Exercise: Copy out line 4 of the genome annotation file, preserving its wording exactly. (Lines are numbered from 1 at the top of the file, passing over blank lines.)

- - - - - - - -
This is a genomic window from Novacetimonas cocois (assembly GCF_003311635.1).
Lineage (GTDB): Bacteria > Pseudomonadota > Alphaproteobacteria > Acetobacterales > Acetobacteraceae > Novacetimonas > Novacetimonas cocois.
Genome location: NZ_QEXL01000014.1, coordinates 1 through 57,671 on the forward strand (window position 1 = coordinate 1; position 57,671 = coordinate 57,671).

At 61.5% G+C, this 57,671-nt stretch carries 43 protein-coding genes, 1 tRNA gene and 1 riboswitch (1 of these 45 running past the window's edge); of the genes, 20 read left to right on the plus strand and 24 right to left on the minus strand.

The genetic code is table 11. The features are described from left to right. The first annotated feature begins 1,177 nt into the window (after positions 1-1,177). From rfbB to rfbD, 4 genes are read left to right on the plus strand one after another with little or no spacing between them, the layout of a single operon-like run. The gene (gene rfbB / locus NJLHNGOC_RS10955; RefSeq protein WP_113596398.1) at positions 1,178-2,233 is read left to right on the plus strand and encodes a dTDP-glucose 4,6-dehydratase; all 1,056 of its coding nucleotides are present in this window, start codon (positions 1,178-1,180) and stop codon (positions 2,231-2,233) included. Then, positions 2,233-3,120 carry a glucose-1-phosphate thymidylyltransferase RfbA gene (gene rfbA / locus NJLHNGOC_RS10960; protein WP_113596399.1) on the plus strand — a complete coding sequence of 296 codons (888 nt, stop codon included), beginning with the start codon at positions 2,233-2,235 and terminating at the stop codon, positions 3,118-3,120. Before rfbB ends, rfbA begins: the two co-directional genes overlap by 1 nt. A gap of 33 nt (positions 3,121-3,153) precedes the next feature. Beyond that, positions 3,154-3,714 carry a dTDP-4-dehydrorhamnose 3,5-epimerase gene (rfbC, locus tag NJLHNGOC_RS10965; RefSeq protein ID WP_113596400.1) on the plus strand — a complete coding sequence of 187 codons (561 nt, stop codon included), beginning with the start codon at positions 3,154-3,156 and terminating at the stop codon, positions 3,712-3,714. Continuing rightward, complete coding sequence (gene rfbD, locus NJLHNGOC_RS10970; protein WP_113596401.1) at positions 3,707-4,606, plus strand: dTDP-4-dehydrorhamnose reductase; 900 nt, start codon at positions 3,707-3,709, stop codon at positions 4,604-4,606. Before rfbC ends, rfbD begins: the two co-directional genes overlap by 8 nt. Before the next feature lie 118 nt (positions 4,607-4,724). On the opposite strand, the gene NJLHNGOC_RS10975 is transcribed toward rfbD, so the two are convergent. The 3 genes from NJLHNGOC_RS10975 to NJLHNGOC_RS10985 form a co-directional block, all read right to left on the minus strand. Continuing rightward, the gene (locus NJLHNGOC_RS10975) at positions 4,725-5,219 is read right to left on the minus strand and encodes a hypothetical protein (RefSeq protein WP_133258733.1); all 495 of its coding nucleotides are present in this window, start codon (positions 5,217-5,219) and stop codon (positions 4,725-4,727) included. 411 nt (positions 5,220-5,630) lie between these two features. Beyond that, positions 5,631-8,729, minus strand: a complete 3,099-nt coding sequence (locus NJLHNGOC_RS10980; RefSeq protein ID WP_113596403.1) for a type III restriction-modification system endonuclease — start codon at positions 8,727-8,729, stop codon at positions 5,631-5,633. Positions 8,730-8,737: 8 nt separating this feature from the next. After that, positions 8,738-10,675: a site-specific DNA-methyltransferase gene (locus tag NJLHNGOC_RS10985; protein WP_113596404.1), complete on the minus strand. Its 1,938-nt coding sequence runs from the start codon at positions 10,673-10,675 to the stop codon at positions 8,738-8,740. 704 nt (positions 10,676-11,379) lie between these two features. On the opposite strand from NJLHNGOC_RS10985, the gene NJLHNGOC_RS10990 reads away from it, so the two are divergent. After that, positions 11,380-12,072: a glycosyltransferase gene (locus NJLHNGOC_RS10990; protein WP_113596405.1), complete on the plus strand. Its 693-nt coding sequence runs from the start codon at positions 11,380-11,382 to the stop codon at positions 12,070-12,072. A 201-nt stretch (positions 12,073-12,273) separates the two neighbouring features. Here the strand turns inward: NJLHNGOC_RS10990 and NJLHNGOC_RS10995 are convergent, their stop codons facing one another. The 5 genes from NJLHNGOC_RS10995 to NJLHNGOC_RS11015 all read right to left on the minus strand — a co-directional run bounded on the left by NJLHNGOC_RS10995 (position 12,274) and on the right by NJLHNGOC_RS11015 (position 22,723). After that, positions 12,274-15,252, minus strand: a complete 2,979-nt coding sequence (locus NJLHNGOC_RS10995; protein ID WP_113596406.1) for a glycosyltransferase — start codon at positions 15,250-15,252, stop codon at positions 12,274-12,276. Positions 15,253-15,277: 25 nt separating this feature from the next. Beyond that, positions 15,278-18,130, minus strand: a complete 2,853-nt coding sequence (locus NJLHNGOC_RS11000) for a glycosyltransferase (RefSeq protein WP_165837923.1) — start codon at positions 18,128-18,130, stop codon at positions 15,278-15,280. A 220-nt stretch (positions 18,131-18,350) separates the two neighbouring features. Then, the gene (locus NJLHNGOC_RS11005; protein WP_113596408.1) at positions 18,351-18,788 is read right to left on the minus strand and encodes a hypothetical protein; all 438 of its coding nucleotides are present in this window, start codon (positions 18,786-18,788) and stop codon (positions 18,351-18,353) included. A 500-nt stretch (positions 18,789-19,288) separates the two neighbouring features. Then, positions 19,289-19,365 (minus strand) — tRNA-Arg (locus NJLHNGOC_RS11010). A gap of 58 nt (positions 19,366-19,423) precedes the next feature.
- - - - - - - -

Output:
At 61.5% G+C, this 57,671-nt stretch carries 43 protein-coding genes, 1 tRNA gene and 1 riboswitch (1 of these 45 running past the window's edge); of the genes, 20 read left to right on the plus strand and 24 right to left on the minus strand.